Red-cockaded Woodpeckers require large, old pines in which to nest. They breed cooperatively, and a family of these birds may have several nests in one area. They may also forage together, chattering and flying from tree to tree. The destruction of their preferred habitat – mature southern longleaf pine forests – has landed the Red-cockaded Woodpecker on the Endangered Species List. If we want these woodpeckers in our world, then we need to protect these large old pines.
Sunrise Vigil in the Pines
Written by Bob Sundstrom
This is BirdNote.
[Walking along a trail]
We’re walking at dawn into a wooded preserve in East Texas. The Carolina Wren we’re hearing sings as the trail leads into an open grove of tall pines [Song of Carolina Wren]. But we’ve come early to keep an appointment with another bird, an endangered bird: the Red-cockaded Woodpecker.
These woodpeckers require large, old pines in which to nest. Now at sunrise, we’ve got our attention trained on the trunk of a magnificent loblolly pine at least 90 years old.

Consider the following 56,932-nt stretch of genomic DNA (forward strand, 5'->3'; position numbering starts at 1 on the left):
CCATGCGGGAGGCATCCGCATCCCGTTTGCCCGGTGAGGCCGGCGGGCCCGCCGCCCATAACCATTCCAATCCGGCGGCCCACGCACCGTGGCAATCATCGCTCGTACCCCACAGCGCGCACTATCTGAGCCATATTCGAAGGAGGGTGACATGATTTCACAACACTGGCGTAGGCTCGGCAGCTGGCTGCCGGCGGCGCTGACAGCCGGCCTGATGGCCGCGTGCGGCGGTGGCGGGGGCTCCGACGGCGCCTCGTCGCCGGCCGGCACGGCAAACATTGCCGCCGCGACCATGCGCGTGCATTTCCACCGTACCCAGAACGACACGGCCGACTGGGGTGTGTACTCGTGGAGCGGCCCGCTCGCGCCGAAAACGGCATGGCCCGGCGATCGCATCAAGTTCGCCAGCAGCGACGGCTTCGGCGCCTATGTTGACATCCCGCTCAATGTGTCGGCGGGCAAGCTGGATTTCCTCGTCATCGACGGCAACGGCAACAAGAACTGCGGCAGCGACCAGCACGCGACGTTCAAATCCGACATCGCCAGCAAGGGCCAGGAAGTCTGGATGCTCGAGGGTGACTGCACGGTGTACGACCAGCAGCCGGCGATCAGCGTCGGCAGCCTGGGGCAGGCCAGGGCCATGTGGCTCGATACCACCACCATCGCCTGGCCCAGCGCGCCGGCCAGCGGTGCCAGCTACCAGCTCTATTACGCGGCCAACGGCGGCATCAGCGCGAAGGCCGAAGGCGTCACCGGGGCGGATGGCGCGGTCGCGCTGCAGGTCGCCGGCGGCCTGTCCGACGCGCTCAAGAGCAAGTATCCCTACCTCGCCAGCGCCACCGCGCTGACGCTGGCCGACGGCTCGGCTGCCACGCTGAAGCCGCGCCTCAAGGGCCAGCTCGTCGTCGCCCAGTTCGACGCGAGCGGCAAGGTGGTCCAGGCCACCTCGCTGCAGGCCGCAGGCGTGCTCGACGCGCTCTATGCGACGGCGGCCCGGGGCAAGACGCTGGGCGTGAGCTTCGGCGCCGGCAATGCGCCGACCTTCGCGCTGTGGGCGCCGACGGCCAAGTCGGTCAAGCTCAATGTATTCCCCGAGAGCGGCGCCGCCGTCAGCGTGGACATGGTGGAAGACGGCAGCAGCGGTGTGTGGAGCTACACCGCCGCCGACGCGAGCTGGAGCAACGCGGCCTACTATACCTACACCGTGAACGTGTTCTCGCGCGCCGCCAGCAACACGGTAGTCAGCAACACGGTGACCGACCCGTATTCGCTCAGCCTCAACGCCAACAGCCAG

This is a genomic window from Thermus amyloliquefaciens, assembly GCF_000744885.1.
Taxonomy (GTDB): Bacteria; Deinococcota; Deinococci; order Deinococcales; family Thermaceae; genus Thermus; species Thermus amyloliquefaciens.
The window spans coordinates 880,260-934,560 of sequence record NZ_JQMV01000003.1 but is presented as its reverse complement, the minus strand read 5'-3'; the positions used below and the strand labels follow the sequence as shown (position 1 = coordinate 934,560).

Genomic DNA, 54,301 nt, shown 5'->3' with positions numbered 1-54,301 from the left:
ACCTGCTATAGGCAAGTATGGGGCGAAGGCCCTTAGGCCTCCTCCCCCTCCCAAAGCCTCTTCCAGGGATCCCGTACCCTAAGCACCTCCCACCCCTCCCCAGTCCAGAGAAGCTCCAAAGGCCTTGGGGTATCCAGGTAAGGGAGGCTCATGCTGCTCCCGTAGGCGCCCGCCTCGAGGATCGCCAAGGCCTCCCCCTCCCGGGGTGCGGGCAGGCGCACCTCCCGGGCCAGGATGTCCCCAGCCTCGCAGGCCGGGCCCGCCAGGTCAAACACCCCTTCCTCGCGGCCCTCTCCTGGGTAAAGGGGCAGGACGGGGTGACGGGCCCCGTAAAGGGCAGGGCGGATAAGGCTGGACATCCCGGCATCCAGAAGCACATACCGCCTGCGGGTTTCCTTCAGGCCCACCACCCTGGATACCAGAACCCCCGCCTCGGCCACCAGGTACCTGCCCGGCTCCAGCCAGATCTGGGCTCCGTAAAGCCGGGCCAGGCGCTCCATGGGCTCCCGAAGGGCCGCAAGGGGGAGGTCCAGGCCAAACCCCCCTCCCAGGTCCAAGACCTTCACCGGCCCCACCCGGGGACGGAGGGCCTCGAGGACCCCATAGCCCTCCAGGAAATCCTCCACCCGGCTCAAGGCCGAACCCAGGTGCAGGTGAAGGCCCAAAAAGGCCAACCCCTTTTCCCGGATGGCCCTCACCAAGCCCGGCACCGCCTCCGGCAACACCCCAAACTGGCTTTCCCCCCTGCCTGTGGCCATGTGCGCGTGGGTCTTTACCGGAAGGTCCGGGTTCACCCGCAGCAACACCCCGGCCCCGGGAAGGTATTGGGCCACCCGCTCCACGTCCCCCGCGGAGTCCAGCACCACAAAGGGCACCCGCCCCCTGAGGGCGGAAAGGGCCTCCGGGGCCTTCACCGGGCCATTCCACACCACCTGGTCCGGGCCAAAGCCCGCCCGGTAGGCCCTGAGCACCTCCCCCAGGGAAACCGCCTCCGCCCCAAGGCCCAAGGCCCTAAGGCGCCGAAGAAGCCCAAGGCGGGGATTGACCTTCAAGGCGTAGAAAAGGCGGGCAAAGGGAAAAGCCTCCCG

Some forty feet up, we spy a round hole about three inches across. A bird’s face appears. Yes! It’s a Red-cockaded Woodpecker, peering from the hole, just awakening.
At last, the woodpecker pops out and clings to the bark of the tree. [Red-cockaded Woodpecker calls] Finely patterned in black and white, it stands eight inches tall. Looking from side to side, it scans its surroundings. We look around, too, and, presto! There are five Red-cockaded Woodpeckers in view, all emerging from nearby trees, a family group.
[Red-cockaded Woodpecker calls and “chatter”]
The woodpeckers chatter, fly from tree to tree, and then – within a few minutes – disperse widely into the woods. They’ll be gone from view until dusk.
Walking from the forest, we’re reminded that if we want these woodpeckers in our world, then we need to protect large old pines. [Red-cockaded Woodpecker pecking]
Today’s show brought to you by The Bobolink Foundation. For BirdNote, I’m Michael Stein.
Bird sounds provided by The Macaulay Library of Natural Sounds at the Cornell Lab of Ornithology, Ithaca, New York. Song of the Carolina Wren 128907 recorded by G. Vyn; calls of Red-cockaded Woodpecker 105469 and chatter of Red-cockaded Woodpeckers 105749 recorded by G.A. Keller.
Producer: John Kessler
Executive Producer: Chris Peterson
© 2012 Tune In to Nature.org July 2012 Narrator: Michael Stein
ID# RCWO-01-2012-07-17 RCWO-01